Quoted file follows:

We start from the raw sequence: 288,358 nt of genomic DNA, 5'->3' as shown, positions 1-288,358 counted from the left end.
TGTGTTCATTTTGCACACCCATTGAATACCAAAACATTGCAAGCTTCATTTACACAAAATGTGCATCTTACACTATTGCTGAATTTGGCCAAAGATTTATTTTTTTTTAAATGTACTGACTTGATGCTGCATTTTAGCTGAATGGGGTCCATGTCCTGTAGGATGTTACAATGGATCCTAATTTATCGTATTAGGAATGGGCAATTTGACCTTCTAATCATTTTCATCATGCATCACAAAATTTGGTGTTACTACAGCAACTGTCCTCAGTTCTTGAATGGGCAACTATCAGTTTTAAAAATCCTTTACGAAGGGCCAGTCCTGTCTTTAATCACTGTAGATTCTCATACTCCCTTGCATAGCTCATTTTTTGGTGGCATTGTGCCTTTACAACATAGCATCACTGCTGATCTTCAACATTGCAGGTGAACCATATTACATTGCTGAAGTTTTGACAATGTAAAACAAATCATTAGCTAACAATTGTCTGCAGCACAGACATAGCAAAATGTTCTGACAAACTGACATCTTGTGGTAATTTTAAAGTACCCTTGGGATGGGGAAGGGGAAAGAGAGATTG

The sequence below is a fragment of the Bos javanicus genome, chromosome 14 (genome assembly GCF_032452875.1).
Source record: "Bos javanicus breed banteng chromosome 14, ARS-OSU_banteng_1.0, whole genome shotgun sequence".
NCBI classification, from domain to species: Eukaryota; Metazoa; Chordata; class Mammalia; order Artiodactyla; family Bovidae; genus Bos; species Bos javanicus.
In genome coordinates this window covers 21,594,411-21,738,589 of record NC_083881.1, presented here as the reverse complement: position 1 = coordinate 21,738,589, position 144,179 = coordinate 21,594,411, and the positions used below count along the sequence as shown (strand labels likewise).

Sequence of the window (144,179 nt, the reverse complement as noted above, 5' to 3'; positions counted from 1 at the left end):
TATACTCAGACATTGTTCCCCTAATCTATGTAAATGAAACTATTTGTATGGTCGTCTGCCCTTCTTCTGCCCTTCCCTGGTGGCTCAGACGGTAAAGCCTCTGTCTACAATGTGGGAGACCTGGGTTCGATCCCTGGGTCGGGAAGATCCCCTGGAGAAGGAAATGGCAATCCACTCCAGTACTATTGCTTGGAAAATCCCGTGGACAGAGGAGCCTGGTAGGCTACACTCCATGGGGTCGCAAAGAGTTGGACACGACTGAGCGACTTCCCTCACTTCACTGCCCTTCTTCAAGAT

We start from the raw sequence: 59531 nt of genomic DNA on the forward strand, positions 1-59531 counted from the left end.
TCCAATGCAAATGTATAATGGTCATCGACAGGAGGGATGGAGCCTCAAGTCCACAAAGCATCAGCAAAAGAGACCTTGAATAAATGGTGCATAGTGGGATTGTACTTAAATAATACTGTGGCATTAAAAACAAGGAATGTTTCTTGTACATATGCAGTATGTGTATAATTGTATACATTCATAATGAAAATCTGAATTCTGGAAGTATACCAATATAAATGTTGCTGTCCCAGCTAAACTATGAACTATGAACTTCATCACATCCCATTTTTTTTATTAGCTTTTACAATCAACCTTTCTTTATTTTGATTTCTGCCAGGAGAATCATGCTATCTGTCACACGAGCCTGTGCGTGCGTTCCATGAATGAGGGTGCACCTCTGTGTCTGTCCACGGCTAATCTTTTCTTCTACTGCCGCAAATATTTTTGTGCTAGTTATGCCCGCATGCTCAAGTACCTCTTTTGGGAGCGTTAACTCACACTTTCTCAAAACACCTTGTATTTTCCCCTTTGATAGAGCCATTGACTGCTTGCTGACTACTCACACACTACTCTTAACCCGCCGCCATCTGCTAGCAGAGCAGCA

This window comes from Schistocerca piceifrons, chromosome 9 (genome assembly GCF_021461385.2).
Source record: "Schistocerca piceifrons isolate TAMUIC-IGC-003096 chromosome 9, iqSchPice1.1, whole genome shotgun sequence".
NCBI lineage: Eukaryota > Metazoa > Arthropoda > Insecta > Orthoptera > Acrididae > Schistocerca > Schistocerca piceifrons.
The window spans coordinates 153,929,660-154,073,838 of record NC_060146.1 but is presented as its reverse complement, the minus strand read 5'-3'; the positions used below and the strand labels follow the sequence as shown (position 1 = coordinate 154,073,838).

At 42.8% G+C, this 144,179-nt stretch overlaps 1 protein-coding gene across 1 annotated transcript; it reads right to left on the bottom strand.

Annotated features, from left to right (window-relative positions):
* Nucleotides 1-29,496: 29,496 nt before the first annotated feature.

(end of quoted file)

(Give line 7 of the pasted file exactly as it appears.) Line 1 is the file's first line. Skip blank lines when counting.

Sequence of the window (144,179 nt, the reverse complement as noted above, 5' to 3'; positions counted from 1 at the left end):